Strathcona Park

Class Act With Some Bad Actors – The Strathcona Story

Tough locals won't allow Industry to destroy the jewel that is Strathcona

Citizen watchdogs defend BC’s oldest provincial park

The coronavirus pandemic has prompted a boom in outdoor recreation. That’s why this summer more people than ever will likely be lacing up hiking boots and heading into Strathcona Provincial Park.

This 2500 square kilometre Class A park is special for a few reasons; it’s BC’s oldest provincial park, and it’s also a case study of how important citizen watchdogs are in safeguarding the province’s protected areas.

The story behind the park is fascinating, and it has its roots in Canada’s nation-uniting railway building era.  

In 1885, Donald Smith, aka Lord Strathcona, and his railway cronies collaborated with the federal government to create Banff National Park, the country’s first national park. Nature conservation was a secondary consideration. Railway execs saw dollar signs in the majestic mountains that surrounded the hot springs found by railway workers bubbling from the lower slopes of Sulphur Mountain. They were right.

The creation of Banff National Park, at first a small reserve around the hot springs, heralded the dawn of a lucrative mountain tourism boom that attracted trainloads of visitors during the golden age of rail travel – a boom that continues unabated today.

Fast forward a  decade or so.

In July 1910, Price Ellison, a BC cabinet minister from the Okanagan Valley, set off with his daughter Myra, some university students, a field scientist, a hunting outfitter and three native Cowichan packers to assess Vancouver Island’s rugged interior for park potential.

Though conservation spurred the expedition, Ellison also had grandiose visions of replicating Banff park’s tourism success. He envisioned paddle wheelers on Buttle Lake, shuttling passengers to luxury hotels in mountain valleys. After his trip, Ellison was sold by the scenery.

So BC got its first provincial park, established the following year in 1911, the beginnings of a system that has since expanded to 1,000 protected areas covering 13.5 million hectares, the largest provincial park system in Canada. They even named it after Lord Strathcona.

Despite Ellison’s best intentions, the remote and rugged nature of Vancouver Island sunk dreams of luxury tourism. Instead, we got a wild and beautiful mountain park on the Comox Valley and Campbell River doorstep.

But the park designation didn’t stop the attacks. The Class A status was supposed to provide the gold standard of protection, prohibiting mining, hydroelectric development, and commercial logging activities. But, unfortunately, it turns out the gold standard protection in BC is not as rock-solid as it appears on paper.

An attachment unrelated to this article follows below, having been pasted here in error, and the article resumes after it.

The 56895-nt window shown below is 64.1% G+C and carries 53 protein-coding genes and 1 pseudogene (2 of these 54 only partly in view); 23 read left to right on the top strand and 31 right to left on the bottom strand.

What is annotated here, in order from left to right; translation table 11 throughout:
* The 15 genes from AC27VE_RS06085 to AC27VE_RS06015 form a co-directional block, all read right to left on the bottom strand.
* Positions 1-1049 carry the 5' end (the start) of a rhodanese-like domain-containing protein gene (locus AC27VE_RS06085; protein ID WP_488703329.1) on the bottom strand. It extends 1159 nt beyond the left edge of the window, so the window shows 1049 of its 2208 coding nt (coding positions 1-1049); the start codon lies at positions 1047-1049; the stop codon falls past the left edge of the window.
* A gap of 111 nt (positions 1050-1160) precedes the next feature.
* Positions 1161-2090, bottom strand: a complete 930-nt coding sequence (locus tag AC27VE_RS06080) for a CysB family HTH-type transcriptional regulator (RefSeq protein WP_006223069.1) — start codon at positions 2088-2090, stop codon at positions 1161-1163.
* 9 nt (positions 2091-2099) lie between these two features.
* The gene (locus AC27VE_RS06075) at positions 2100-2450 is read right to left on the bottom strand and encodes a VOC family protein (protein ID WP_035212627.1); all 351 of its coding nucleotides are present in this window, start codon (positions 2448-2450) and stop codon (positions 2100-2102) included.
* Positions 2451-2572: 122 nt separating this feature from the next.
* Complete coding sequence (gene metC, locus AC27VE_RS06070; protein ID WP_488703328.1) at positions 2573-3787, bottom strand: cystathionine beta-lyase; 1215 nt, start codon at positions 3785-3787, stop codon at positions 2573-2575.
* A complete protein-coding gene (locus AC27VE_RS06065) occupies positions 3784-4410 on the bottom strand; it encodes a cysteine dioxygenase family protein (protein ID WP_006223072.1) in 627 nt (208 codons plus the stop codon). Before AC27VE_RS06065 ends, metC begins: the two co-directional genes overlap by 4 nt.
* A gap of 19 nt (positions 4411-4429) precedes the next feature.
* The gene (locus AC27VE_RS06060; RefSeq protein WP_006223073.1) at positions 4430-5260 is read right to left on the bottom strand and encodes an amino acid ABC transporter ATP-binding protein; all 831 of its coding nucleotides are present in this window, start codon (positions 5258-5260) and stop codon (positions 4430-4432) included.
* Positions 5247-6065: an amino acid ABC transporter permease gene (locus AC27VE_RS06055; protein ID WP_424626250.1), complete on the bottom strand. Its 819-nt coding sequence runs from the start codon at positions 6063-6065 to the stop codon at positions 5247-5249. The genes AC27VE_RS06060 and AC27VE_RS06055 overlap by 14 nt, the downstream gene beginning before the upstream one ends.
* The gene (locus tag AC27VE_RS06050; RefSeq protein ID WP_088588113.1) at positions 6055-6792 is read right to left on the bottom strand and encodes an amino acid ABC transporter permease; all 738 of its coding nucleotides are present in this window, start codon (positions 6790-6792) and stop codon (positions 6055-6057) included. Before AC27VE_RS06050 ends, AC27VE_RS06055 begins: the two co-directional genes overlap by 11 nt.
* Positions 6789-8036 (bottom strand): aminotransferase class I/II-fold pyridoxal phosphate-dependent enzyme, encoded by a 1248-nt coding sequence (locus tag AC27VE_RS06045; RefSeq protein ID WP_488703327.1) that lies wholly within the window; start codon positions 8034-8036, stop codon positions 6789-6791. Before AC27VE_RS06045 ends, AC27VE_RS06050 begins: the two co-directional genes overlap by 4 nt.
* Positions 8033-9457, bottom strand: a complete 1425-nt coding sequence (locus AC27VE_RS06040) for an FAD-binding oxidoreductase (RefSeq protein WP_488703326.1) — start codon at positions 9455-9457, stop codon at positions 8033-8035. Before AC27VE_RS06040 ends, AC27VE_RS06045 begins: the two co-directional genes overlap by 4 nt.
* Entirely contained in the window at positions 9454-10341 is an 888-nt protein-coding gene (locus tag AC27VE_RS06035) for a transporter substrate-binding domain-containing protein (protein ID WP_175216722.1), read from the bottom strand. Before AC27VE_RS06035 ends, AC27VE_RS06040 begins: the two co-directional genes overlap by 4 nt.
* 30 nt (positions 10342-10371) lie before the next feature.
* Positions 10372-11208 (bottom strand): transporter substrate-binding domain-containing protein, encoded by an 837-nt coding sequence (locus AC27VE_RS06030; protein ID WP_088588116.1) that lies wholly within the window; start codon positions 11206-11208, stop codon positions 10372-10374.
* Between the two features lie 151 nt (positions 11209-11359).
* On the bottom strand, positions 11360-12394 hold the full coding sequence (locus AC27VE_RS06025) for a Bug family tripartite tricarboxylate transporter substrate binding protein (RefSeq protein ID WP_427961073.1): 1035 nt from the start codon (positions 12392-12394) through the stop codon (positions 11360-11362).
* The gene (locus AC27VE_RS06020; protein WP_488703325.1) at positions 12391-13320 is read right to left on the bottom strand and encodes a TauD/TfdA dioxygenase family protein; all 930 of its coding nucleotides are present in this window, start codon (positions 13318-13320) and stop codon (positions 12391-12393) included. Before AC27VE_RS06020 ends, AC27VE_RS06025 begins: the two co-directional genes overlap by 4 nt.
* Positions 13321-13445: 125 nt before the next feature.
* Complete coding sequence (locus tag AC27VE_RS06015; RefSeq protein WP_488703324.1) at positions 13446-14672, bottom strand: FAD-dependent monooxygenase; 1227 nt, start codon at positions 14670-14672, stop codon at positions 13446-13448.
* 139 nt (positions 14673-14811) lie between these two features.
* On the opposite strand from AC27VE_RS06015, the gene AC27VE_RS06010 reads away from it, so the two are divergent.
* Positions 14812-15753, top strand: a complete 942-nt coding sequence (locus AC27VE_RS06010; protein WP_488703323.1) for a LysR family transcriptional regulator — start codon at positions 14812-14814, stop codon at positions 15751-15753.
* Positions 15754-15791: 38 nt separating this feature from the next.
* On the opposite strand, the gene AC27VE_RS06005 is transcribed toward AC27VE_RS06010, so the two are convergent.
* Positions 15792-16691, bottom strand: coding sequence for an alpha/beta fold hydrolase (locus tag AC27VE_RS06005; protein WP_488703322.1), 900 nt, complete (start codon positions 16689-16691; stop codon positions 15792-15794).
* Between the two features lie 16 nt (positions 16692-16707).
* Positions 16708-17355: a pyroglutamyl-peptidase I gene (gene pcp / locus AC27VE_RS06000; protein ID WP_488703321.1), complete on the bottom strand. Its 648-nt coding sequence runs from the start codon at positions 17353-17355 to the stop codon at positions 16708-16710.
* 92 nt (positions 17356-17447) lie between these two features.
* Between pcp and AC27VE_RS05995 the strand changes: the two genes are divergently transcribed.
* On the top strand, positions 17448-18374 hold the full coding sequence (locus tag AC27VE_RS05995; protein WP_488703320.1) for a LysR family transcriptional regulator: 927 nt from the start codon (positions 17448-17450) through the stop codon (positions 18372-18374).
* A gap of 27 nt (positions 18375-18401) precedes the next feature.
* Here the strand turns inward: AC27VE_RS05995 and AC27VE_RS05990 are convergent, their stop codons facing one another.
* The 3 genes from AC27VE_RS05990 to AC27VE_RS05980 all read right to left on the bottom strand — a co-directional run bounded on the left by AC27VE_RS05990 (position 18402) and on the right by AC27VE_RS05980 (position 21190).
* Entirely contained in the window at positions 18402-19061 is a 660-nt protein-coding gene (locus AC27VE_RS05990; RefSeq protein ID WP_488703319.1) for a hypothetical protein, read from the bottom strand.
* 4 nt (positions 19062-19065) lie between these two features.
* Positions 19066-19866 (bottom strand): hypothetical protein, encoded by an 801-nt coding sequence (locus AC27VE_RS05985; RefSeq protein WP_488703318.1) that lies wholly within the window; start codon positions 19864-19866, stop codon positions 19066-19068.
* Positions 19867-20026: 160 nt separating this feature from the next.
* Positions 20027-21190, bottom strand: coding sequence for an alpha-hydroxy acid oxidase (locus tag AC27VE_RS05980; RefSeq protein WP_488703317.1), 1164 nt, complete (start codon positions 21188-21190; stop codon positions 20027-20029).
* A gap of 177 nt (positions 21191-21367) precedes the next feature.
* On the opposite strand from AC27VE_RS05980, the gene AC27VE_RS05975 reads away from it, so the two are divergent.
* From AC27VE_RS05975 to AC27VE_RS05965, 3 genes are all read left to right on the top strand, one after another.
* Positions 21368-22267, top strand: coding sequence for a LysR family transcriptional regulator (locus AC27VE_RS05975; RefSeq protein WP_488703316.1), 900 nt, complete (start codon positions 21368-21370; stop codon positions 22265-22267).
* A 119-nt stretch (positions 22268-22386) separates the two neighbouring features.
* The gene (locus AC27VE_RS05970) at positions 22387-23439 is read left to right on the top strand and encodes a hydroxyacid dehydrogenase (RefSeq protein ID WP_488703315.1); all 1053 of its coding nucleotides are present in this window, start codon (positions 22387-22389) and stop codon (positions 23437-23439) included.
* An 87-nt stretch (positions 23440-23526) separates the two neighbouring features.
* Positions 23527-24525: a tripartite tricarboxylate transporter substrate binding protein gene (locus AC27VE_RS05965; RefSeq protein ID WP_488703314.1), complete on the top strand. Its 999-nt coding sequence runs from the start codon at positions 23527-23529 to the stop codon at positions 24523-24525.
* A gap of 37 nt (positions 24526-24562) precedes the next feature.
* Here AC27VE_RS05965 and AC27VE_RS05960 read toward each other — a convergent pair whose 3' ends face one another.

If, when it was created, Strathcona was meant to be a cathedral of conservation, cracks started appearing before the mortar had dried. BC’s flagship park has been under attack almost since its founding.

First, mining interests eroded the park boundaries, followed by logging in the 1930s and 40s. Then, the 1950s brought hydroelectricity development within the park to feed the pulp and paper mill in Campbell River. Then, in the mid-1960s, the province permitted Western Mine Ltd to develop copper and zinc claims near Myra Falls at the end of Buttle Lake, setting a new low for conservation in a Class A park. Then in the mid-1980s, the Friends of Strathcona Park (FOSP) narrowly averted a plan to downgrade parts of the park to allow mining expansion.

And the most recent fight was over granting a special park use permit tenure for the now-defunct Clayoquot Wilderness Resort, a $1000 per night plus lodge that wanted to develop trails and camping infrastructure to enable horseback tours in Bedwell Valley for its high-end guests. FOSP won this battle as well.

On the surface, one might wonder what’s the big deal about some privately built horse trails. FOSP treats Strathcona as something sacred because you can’t undo mines and hydroelectric reservoirs. Whenever policies are developed and implemented in Strathcona, they tend to set the norm for the entire parks system.

In the early 1980s, a government-appointed committee mourned the state of the park.  The strongly-worded report noted that Strathcona “now embraces a reservoir that was once a lake, logged over forestland that has not been replanted, several mineral claims and an operating mine, a power line right-of-way, and a boundary that defies park principles…” The report went on to conclude that the “Park is, in a word,  a mess.”

Is this the price of progress?

If so, then it’s a major blow to the intention of a Class A park.

But, on a more optimistic note, we still have the park because concerned citizens band together and fought interests trying to make a buck.

Chances are no modern government or politician would have the guts to carve off another chunk of Strathcona for industrial purposes as was done in the past.

Primarily because we have tenacious citizen watchdogs at FOSP to hold the government’s feet to the fire when necessary.